Many times he would excitedly show me his own fabrication work; the brazed sheet-steel petrol tank and cast ally filler cap of a Norton 18 OHV Supersport, the carved-foam tank mould-master of a GP Benelli produced from a single photograph of an old magazine. When bikes are so rare that finding missing parts is impossible, theres only one option- to get your hands dirty.
WWII Benelli 500cc used by Italian troops. This particular bike was being ridden along the Adriatic coast from Pesaro to Fano when it overheated. The rider went to get assistance and when he returned he found a couple of fisherman were cooking mussels by sticking them between the engine fins! The salt water damaged the iron barrel and the aluminum parts as well.
Benelli 250cc supercharged GP machine.
A Lambretta scooter built up by G. Morbidelli to contest the Milano-Taranto race. Note expansion chamber and huge Dell'Orto carb. This thing will apparently do 160kph with a tailwind! A previous year he built up a similarly impressive Ducati Cucciolo (photos here).
A Bultaco TSS 125 GP
Derbi 125 GP as raced by Spaniard Angel Nieto
The super rare Ducati 125cc 4 cylinder GP bike. Only 1 exists. It was tested extensively but never hit the track in anger.The engine of this bike was tracked down in Latvia while the frame had ended up in former Yugoslavia! The bits were reunited and the bike restored.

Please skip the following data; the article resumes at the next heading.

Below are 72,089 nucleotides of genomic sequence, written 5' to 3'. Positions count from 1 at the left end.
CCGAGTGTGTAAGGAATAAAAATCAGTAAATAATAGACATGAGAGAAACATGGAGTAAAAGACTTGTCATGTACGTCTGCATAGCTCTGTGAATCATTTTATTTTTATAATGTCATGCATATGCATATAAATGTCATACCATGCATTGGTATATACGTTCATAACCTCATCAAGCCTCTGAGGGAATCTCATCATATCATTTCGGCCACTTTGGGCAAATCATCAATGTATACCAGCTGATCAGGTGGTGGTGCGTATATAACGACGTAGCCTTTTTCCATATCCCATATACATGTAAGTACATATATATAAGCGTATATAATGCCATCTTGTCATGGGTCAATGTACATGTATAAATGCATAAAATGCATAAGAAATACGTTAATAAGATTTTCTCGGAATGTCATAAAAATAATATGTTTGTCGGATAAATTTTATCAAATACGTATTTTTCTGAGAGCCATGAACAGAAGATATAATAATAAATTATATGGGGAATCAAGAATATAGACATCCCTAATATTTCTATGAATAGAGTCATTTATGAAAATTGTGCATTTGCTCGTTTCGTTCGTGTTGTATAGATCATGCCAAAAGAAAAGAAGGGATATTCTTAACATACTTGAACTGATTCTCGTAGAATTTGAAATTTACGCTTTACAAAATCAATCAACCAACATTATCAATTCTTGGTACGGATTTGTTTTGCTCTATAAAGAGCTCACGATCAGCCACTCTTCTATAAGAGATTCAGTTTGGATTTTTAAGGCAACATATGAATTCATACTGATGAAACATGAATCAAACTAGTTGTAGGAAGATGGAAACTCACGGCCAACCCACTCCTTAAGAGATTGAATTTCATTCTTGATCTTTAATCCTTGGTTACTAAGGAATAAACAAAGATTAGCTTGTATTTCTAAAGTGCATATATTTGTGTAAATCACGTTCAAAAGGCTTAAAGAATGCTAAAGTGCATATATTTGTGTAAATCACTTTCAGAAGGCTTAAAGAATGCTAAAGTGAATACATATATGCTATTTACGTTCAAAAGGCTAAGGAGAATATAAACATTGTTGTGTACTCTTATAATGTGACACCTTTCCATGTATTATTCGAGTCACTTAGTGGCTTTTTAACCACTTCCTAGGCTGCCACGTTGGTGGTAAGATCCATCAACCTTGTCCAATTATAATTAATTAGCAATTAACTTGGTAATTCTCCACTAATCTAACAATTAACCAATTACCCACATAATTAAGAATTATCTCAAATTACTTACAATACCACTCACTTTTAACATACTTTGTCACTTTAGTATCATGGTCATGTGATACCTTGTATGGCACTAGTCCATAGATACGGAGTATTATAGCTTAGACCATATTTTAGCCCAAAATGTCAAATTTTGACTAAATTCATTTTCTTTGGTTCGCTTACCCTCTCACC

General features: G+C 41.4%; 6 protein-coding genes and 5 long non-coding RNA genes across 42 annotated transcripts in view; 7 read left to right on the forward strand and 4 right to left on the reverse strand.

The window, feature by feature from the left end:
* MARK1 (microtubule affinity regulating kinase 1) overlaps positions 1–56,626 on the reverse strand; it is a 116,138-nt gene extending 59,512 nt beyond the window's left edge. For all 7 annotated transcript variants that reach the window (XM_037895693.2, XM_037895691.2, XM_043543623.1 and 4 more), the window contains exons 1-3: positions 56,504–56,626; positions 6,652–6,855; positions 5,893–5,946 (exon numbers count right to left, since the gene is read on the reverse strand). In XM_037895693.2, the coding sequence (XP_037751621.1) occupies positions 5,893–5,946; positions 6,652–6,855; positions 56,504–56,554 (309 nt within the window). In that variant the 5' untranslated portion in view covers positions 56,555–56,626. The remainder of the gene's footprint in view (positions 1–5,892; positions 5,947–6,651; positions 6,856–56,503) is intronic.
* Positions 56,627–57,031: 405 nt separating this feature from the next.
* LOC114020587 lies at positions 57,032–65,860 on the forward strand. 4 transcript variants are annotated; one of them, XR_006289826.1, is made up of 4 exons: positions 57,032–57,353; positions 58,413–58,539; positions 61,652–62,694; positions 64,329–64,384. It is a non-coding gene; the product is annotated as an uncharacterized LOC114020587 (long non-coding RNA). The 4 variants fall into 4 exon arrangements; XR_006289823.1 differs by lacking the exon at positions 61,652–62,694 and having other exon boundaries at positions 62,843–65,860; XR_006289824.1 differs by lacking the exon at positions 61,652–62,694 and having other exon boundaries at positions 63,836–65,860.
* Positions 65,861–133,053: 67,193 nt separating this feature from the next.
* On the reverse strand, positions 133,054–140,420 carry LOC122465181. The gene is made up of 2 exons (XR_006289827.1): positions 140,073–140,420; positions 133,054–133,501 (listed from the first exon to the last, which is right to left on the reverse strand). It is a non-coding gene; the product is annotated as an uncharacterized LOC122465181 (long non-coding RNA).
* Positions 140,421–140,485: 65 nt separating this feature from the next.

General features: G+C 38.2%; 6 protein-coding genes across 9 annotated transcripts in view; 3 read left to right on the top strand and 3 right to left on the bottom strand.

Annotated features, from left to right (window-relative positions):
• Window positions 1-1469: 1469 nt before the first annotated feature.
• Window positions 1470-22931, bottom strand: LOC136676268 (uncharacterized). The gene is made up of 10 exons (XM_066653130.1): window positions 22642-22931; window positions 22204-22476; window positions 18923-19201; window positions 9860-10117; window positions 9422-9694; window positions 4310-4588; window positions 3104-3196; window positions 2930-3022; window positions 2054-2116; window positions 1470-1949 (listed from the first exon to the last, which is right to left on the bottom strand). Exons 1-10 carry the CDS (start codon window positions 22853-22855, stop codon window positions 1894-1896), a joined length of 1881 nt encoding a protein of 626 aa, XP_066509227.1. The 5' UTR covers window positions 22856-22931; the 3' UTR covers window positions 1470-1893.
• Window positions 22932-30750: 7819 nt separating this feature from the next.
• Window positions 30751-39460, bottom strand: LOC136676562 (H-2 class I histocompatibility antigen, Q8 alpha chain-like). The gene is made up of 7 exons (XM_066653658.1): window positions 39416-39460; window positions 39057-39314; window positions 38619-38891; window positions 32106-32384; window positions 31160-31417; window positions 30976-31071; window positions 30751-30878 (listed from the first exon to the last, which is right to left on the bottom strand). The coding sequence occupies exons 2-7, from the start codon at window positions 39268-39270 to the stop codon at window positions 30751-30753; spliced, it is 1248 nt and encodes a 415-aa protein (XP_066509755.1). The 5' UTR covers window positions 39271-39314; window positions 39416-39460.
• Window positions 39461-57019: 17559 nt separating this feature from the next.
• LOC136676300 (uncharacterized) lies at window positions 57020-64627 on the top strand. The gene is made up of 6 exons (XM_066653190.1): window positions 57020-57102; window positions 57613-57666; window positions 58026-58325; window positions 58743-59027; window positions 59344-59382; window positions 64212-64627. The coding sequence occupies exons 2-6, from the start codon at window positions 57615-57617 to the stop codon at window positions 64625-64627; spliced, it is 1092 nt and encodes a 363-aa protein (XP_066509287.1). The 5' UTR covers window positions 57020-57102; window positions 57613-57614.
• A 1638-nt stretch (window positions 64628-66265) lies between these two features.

MVs are well represented in the collection.
A nice Veglia tacho and Laverda single.
1920 Triumph Junior LLW 225cc. This belonged to an English student studying in Florence until he lost it in card game and went home disgraced. It became the pride and joy of the Italian winner and was passed down through his family until it came into the hands of Morbidelli.
Bikes and parts are lined up in the storage area for restoration and/or inclusion in the museum. In case you're wondering- yes, Graziano Rossi is the father of The Doctor. He won three Grands Prix on a Morbidelli 250.
The last Morbidelli motorcycle; the 850cc V8. A Pininfarina-styled gran-tourer, beautifully engineered but too expensive to produce and found a confused market; Morbidelli saying that the bike was designers to be a tourer but many potential customers wanted an out-and-out superbike or racer to which it wasn't suited. Only 4 were ever produced.
Giancarlo Morbidelli's museum is the result of a lifetime devoted to motorcycling and at almost 80 years of age his activity doesn't seem to be slowing; he continues to seek out and restore motorcycles for the museum and negotiate deals with other museums including the largest in the world- the Barber Motor Museum who have a couple of Morbidellis on display.
Upon leaving he gave me an exaggeratedly firm handshake and said " not bad for an 80 year old eh?" I agreed and challenged him to an arm wrestle; literally, arm of iron in Italian, he suggest an arm of aluminium instead since it was lighter...
(will keep you posted on the results of the arm wrestle next time I drop in at the museum...)
Grazie mille a Giancarlo Morbidelli and please see the rest of the photos here.